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Effective Practices

Directions in Executive Education

“I think executive education has become confusing to the customer, both to corporations and to individuals,” says Tami Fassinger, associate dean for executive programs at the Owen Graduate School of Management at Vanderbilt University. In part, she suggests, there’s just general confusion among potential students about the differences between degree and non-degree executive education programs.

In some cases, Fassinger says, time to the EMBA was shortened, and the EMBA degree did not require the same academic rigors as “their counterparts down the hall.” That confused potential customers, she believes. Further confusion stems from how programs are administered: whereas some schools manage executive degree programs and executive education separately, others keep them under the same roof.

Fassinger says the rise of specialized, short-term executive education, offerings that might take the form of intensive five- or six-week non-degree programs or courses of just a few days’ length, have also muddied the waters. Potential students, she says, aren’t always sure about what kind of program they want or need, or whether they should pursue a degree, a certificate of completion, or simply a course here and there.

Michael Desiderio, executive director of the Executive MBA Council, also sees a need for greater clarity about executive education. Speaking to the executive MBA degree programs that his organization represents, Desiderio says, “We want to make sure that people don’t confuse us with other offerings in the marketplace.” To that end, his association recently completed a meeting devoted to program branding.

The current economic turmoil affects executive education as much as it does the rest of graduate management education. Yet “despite all the craziness, there’s still as lot of energy in the executive education space,” Desiderio says. For example, he says, EMBA Council’s members reported that applications for 2008 were up about 33 percent compared with Council data for 2005.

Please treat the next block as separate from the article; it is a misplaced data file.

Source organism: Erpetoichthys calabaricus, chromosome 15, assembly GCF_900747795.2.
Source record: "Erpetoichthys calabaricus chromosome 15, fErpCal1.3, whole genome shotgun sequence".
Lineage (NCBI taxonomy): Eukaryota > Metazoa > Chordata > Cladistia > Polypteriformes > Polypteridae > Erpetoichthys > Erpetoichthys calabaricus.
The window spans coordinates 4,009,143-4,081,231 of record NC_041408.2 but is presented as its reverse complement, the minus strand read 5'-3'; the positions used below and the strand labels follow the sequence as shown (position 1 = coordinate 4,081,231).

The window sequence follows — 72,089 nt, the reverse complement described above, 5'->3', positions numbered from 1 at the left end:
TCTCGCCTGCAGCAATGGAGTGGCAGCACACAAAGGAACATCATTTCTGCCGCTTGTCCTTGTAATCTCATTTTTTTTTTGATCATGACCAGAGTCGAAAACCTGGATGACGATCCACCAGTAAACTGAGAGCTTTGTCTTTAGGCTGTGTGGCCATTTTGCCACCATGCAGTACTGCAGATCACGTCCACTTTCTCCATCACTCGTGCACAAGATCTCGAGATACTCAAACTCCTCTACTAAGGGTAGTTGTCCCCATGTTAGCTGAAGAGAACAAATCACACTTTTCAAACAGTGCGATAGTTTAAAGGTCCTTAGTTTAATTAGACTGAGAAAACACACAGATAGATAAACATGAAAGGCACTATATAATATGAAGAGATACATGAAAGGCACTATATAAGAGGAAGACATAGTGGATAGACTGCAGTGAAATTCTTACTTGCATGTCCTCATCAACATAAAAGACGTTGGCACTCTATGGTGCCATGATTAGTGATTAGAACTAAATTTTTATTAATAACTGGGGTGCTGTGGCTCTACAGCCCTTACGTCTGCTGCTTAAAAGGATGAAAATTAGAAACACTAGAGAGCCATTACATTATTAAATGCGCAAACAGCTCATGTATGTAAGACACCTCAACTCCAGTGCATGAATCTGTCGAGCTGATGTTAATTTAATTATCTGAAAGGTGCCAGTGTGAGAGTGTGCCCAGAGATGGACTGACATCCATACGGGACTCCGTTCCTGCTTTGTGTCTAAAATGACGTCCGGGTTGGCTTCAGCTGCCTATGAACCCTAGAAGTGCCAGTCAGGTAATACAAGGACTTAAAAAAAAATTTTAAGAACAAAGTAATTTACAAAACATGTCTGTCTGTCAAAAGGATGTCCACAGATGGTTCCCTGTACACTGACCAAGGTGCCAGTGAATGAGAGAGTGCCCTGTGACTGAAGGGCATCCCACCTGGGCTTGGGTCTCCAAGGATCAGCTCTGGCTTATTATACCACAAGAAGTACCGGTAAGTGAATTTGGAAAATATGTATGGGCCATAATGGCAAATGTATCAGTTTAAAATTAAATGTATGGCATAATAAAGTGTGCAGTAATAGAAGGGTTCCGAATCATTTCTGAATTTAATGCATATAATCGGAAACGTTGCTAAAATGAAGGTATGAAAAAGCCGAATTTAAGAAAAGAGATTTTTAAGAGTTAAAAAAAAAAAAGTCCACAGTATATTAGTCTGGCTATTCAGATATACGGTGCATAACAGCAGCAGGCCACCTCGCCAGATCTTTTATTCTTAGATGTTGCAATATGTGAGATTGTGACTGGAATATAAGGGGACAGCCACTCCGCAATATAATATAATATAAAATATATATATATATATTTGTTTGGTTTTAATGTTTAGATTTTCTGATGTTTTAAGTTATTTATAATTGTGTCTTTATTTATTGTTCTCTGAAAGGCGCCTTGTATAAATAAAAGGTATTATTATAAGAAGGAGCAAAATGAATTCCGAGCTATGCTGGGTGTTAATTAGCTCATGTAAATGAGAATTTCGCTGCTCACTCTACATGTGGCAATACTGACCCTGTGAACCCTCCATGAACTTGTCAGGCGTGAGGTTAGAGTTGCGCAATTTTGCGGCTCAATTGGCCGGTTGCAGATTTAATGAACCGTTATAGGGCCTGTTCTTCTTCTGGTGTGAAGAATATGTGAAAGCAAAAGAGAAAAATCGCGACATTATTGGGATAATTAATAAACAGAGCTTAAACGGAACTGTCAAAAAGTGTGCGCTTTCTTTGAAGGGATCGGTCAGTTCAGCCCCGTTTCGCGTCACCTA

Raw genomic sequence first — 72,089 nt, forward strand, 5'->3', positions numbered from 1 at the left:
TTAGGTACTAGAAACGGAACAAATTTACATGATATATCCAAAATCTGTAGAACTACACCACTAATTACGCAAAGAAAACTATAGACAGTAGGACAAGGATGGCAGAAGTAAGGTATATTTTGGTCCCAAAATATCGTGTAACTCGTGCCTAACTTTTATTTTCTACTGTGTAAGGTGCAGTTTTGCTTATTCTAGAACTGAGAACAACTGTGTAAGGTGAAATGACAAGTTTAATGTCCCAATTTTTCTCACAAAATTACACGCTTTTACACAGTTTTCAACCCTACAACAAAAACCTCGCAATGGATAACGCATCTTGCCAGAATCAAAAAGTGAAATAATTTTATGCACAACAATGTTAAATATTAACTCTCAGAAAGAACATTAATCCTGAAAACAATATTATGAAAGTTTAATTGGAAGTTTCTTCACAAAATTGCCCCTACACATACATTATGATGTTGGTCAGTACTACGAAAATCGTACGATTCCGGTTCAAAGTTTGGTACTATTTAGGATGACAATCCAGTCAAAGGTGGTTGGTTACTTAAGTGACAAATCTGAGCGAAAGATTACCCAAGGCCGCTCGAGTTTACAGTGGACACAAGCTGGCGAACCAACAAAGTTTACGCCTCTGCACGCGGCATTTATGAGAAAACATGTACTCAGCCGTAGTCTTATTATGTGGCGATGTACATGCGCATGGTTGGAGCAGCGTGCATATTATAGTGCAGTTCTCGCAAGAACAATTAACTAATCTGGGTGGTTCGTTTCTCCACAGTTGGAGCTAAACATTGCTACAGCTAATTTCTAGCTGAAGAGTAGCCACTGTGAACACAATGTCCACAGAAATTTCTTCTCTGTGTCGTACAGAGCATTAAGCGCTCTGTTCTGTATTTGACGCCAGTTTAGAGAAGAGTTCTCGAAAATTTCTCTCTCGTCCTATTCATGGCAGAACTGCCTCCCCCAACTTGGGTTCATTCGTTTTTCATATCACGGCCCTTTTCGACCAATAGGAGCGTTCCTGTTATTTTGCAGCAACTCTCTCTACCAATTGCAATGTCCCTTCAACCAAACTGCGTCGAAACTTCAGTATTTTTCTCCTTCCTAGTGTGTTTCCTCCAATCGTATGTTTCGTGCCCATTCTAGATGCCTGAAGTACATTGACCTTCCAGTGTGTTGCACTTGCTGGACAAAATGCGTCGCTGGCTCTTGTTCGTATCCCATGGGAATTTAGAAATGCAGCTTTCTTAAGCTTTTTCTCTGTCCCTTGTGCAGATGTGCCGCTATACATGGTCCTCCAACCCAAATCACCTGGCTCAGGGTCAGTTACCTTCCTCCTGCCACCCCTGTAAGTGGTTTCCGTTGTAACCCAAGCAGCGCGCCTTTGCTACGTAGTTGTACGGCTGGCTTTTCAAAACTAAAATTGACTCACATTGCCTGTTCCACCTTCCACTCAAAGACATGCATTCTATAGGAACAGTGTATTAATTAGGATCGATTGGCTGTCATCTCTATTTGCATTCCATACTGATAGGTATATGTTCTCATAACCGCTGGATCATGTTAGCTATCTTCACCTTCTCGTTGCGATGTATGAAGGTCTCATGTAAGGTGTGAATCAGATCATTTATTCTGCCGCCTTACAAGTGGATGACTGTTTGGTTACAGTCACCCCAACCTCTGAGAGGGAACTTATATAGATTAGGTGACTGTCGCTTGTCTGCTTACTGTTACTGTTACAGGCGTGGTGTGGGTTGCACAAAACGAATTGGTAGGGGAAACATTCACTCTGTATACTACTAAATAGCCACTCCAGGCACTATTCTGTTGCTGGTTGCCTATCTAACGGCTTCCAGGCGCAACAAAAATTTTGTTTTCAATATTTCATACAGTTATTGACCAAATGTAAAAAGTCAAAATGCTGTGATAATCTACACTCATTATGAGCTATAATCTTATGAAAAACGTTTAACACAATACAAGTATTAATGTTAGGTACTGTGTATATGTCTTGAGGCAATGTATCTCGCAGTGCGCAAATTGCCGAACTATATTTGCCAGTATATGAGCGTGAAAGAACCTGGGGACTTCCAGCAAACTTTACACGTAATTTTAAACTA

A telling trend in degree programs is how they are financed. “If you were to go back 10 or 15 years, students who attended [executive MBA] programs were fully funded by corporations,” he says. Today, it’s a dramatically different story. Data from EMBA’s 2008 program survey show that 32 percent of today’s students are paying their own way, and an additional 36 percent share the cost with their companies. Another perspective on those data is that students are willing to dip into their own pockets to invest in their futures.

Desiderio also notes that executive MBA programs are more open to providing career services. That traditionally was taboo: Corporations paying for executive education didn’t want their employees to overtly look for other jobs. As Desiderio observes, however, career services offers much more than just job placement, including help managing one’s career with one’s current organization, which certainly benefits both employee and employer.

As providers of executive education continue to clarify just what it is they offer, Tami Fassinger believes that one area, specialized degree programs for working professionals, “is going to blossom.” Next year, for example, the first class will graduate in Vanderbilt’s new program for health professionals with five or more years of experience, which leads to a master’s degree in management. Fassinger describes the degree as “business fundamentals wrapped around professional execution,” and says it complements the university’s well-established MBA in health care.

To ensure that students find the kind of executive education that best suits them, Vanderbilt offers a potpourri of options that range from full MBA degree programs to specialized classes offered a la carte. Students can bundle classes, if they like, to customize a certificate program.